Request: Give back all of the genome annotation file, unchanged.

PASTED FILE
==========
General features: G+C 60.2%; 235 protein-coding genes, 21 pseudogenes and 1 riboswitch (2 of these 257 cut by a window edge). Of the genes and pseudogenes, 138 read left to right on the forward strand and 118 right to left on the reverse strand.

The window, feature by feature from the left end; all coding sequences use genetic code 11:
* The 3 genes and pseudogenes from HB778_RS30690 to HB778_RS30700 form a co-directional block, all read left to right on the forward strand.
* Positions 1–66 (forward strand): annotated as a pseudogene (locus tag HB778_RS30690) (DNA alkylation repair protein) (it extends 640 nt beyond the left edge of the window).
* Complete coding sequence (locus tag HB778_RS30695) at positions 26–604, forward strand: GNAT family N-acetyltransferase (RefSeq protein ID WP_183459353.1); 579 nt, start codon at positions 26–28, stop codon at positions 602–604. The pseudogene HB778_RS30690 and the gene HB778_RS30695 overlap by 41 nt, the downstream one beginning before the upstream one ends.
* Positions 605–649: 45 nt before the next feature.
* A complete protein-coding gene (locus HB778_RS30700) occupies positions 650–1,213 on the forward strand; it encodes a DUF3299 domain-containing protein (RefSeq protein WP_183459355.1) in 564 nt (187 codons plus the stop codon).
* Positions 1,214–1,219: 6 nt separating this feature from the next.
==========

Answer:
General features: G+C 60.2%; 235 protein-coding genes, 21 pseudogenes and 1 riboswitch (2 of these 257 cut by a window edge). Of the genes and pseudogenes, 138 read left to right on the forward strand and 118 right to left on the reverse strand.

The window, feature by feature from the left end; all coding sequences use genetic code 11:
* The 3 genes and pseudogenes from HB778_RS30690 to HB778_RS30700 form a co-directional block, all read left to right on the forward strand.
* Positions 1–66 (forward strand): annotated as a pseudogene (locus tag HB778_RS30690) (DNA alkylation repair protein) (it extends 640 nt beyond the left edge of the window).
* Complete coding sequence (locus tag HB778_RS30695) at positions 26–604, forward strand: GNAT family N-acetyltransferase (RefSeq protein ID WP_183459353.1); 579 nt, start codon at positions 26–28, stop codon at positions 602–604. The pseudogene HB778_RS30690 and the gene HB778_RS30695 overlap by 41 nt, the downstream one beginning before the upstream one ends.
* Positions 605–649: 45 nt before the next feature.
* A complete protein-coding gene (locus HB778_RS30700) occupies positions 650–1,213 on the forward strand; it encodes a DUF3299 domain-containing protein (RefSeq protein WP_183459355.1) in 564 nt (187 codons plus the stop codon).
* Positions 1,214–1,219: 6 nt separating this feature from the next.